A typical authentication chain is Public Key->[DS->(DNSKEY)*->DNSKEY]*->RRset, where "*" denotes zero or more subchains. (DNSKEY)* indicates that DNSSEC permits additional layers of DNSKEY RRs signing other DNSKEY RRs within a zone. Each DNSKEY/DS RR in the chain is authenticated by a RRSIG RR. In practice, a RRSIG RR may be used to sign a DS/DNSKEY RRset rather than a single RR. In this case, not only the DS/DNSKEY RR on the authentication chain but also other records in the RRset SHOULD be provided to the log the verification purpose. Otherwise, the log may have to consult DNS again in order to verify the authentication chains.

4. Including the Signed Certificate Timestamp into DNS Security Extensions

4.1. SCT RR

The SCT associated with a DNSKEY/ DS RR is stored within a STC RR.

The type number for the DS record is TBD1.

The DS resource record is class independent.

The DS RR has no special TTL requirements.

                        1 1 1 1 1 1 1 1 1 1 2 2 2 2 2 2 2 2 2 2 3 3
    0 1 2 3 4 5 6 7 8 9 0 1 2 3 4 5 6 7 8 9 0 1 2 3 4 5 6 7 8 9 0 1
   |           Key Tag             |  Algorithm    |  Digest Type  |
   /                                                               /
   /                            Digest                             /
   /                                                               /
   /                                                               /
   /                              STC                              /
   /                                                               /

4.1.1. The Key Tag Field

The Key Tag field lists the key tag of the DNSKEY RR referred to by the SCT record, in network byte order. Appendix B of [RFC4034] describes how to compute a Key Tag.

4.1.2. The Algorithm Field

The Algorithm field lists the algorithm number of the DNSKEY RR referred to by the SCT record. Appendix A.1 of [RFC4034] lists the algorithm number types.

4.1.3. The Digest Type Field

The Digest Type field identifies the algorithm used to construct the digest used to identify the DNSKEY RR that the SCT RR refers to. Appendix A.2 of [RFC4034] lists the possible digest algorithm types.

4.1.4. The Digest Field

The method of calculating digest is identical to what is specified in Section 5.1.4 of [RFC4034]

4.1.5. The SCT Field

This field contains the SCT got from the log.

4.2. Operations

After introducing the SCT RR, the verification procedures of DNS data specified in DNSSEC[RFC4305] do not change a lot. However, the correctness of CTS needs to be assessed during checking the validity of a NDSKEY/DS RR.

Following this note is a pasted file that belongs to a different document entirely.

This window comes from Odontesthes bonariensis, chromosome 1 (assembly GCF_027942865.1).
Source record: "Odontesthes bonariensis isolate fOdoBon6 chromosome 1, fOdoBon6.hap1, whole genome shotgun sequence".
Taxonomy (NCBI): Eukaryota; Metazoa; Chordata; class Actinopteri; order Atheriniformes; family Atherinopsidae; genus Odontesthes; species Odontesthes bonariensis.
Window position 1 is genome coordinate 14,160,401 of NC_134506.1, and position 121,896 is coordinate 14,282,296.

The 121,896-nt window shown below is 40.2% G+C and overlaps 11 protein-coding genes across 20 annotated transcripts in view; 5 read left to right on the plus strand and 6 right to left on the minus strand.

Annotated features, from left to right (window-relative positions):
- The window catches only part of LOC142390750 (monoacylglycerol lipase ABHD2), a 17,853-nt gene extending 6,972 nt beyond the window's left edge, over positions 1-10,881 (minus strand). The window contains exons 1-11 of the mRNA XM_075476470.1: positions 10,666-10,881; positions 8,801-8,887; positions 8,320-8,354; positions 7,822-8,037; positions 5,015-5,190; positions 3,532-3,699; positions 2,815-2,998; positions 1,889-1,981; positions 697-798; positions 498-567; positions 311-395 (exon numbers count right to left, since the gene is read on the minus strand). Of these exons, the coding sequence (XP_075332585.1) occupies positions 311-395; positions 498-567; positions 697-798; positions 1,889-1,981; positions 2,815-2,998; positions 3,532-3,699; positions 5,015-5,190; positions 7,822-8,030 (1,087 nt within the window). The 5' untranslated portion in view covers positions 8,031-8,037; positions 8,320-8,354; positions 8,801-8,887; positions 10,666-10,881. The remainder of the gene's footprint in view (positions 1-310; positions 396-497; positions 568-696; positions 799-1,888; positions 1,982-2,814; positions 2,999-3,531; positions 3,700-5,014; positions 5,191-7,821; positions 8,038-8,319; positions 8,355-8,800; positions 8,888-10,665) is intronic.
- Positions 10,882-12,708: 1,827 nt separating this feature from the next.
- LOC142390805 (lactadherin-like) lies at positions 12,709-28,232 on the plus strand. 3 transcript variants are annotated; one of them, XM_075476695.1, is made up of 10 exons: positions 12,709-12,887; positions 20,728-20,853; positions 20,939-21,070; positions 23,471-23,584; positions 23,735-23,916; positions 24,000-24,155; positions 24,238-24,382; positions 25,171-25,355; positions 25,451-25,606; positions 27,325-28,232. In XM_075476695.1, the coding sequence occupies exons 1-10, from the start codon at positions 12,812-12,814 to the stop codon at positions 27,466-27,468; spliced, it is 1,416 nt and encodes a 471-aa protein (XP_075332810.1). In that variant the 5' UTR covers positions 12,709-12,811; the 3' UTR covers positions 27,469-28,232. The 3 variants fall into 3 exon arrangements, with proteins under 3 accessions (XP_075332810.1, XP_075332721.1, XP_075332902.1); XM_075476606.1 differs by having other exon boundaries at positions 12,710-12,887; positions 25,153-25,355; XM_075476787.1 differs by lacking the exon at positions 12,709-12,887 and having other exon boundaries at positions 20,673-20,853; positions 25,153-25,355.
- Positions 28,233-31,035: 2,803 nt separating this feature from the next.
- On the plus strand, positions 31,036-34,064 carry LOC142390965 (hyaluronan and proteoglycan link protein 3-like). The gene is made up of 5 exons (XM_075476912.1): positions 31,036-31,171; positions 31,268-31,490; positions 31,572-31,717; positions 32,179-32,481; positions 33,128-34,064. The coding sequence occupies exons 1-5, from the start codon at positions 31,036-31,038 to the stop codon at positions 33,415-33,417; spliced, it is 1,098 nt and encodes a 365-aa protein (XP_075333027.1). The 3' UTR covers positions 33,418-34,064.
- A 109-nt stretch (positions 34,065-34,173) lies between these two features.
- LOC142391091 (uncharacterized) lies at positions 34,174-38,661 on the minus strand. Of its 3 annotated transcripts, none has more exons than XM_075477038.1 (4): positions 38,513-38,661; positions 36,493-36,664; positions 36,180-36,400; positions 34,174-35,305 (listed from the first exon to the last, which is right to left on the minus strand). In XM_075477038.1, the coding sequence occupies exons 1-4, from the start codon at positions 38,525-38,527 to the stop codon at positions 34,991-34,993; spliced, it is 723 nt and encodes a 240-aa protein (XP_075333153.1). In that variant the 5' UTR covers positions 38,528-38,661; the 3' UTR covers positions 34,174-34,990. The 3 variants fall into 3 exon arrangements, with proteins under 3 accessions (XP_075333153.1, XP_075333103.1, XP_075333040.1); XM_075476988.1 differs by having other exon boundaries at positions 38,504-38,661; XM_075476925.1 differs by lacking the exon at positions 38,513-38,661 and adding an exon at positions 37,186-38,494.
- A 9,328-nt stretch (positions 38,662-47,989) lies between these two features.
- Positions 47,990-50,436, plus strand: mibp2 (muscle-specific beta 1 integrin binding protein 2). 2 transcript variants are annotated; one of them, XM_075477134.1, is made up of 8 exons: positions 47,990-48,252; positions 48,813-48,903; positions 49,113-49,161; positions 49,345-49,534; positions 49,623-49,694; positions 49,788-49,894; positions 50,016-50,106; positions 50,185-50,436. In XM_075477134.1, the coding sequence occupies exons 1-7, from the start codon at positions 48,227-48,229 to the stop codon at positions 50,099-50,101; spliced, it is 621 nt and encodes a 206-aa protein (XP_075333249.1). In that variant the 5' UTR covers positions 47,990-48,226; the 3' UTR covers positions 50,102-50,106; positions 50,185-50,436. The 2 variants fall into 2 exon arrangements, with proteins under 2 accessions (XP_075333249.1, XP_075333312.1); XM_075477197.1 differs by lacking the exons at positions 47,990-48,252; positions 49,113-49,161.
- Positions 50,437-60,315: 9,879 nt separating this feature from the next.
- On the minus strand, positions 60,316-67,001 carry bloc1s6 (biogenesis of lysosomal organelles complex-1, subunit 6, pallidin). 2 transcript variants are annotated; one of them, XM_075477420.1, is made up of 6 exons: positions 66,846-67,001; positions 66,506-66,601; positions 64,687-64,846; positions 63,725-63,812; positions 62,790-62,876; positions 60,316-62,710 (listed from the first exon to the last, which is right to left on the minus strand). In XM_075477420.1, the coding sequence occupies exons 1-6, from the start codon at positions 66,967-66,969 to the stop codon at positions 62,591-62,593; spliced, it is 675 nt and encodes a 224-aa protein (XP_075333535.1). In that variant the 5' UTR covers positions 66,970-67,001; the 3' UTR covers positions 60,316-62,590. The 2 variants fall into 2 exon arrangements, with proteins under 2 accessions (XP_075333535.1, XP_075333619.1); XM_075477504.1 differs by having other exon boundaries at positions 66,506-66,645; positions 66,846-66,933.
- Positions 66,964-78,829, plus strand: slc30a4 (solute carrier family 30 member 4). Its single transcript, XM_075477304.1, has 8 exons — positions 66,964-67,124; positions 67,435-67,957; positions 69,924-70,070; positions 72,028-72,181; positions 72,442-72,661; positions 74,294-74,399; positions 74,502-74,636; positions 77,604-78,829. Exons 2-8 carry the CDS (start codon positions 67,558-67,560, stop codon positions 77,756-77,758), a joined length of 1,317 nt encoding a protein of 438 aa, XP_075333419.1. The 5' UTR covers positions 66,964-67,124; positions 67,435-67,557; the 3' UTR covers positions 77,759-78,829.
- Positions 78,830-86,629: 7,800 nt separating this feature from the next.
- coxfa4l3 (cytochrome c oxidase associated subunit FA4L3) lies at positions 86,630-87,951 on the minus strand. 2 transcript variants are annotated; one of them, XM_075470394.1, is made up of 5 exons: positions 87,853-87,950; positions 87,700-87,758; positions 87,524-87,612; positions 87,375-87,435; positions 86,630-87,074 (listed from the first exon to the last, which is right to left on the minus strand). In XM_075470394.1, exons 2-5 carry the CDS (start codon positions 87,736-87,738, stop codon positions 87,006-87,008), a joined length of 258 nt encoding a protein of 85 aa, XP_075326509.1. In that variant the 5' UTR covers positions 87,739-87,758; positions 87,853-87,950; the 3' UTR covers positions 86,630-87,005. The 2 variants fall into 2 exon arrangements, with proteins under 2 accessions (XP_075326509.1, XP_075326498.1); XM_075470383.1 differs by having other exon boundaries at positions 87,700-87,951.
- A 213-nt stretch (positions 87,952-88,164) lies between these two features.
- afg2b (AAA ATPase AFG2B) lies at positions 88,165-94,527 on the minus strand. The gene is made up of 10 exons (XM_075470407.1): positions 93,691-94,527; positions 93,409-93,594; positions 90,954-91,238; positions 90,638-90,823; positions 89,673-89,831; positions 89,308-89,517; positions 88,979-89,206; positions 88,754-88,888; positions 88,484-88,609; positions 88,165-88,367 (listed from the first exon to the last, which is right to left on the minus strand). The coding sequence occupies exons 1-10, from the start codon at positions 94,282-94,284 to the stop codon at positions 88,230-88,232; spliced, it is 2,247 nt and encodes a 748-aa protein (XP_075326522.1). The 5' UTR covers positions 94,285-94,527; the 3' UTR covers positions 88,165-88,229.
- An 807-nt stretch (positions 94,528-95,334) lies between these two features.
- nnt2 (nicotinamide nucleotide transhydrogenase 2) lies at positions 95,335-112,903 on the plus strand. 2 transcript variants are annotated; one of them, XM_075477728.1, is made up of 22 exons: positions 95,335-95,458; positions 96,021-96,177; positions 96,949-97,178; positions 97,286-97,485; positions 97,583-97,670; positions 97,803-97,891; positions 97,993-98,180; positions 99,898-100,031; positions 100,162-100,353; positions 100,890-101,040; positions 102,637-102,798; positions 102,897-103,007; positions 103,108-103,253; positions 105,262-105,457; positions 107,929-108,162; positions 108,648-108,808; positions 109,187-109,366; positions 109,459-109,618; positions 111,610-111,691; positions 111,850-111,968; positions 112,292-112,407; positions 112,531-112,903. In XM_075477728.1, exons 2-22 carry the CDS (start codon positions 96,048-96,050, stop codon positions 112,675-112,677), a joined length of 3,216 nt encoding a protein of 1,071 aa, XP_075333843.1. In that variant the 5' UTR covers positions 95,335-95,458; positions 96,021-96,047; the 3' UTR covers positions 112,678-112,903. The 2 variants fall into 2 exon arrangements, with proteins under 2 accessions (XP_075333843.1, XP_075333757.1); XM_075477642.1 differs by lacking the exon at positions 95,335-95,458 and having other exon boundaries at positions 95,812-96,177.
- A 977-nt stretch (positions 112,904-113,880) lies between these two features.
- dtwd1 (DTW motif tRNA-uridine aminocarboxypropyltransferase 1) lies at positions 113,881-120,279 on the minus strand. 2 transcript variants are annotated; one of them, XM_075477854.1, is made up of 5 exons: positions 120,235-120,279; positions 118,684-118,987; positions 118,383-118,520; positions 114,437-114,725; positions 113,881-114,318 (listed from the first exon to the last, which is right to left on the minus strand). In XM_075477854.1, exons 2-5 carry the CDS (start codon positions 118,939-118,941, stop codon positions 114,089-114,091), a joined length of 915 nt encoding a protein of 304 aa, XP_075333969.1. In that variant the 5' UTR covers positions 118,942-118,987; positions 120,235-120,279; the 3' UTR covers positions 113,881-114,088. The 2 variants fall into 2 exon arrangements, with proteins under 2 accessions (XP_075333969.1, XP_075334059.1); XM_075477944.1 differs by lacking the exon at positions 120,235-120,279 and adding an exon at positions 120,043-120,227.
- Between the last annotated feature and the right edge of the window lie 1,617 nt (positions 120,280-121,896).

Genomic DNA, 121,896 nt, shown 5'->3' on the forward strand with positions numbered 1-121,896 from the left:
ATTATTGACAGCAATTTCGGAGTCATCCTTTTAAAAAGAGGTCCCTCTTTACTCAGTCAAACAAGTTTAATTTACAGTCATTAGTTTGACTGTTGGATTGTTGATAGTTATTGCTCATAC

A NDSKEY/DS RR needs to be associated with a CTS RR which contains a valid CTS and signed with a proper public key. Otherwise, the NDSKEY/DS RR will not be used to construct the authentication chain. The signatures of NDSKEY/DS RR and its CTS RR should be stored in different RRSIG RR respectively. In addition, a DNS server will sends CTS RRs and the associated RRSIG RRs to a resolver only when it indicates the support of CT in the request.

5. IANA Considerations

This document makes no request of IANA.

Note to RFC Editor: this section may be removed on publication as an RFC.

6. Security Considerations

6.1. Logging other types of RRs

The above section tries to propose a solution to disclose keys for DNSSEC in logs for the public to audit. However, it may be valuable to also log the RRs specified in [RFC1035]. For instance, assume there is an attacker which has compromised the zone authentication key and is able to perform the MITM attack between a resolver and the DNS server of the zone. It is possible for an attacker to transfer a forged RR which is signed with the compromised key. The current solution cannot benefit the detection of this attack in this scenario. However, if the RR is also required to be uploaded to public logs, the condition is changed. If the attacker does not publish the RR to a log, it cannot get the SCT. When the attacker tries to publish the RR to the log, the owner of the zone may detect the problem even if the attacker can provide keys to convince the log to accept the RR.

7. Acknowledgements

8. Normative References

[I-D.ietf-trans-rfc6962-bis] Laurie, B., Langley, A., Kasper, E. and R. Stradling, "Certificate Transparency", Internet-Draft draft-ietf-trans-rfc6962-bis-04, July 2014.
[RFC1035] Mockapetris, P., "Domain names - implementation and specification", STD 13, RFC 1035, November 1987.
[RFC2119] Bradner, S., "Key words for use in RFCs to Indicate Requirement Levels", BCP 14, RFC 2119, March 1997.
[RFC4034] Arends, R., Austein, R., Larson, M., Massey, D. and S. Rose, "Resource Records for the DNS Security Extensions", RFC 4034, March 2005.
[RFC4305] Eastlake, D., "Cryptographic Algorithm Implementation Requirements for Encapsulating Security Payload (ESP) and Authentication Header (AH)", RFC 4305, December 2005.

Author's Address

Dacheng Zhang Huawei EMail: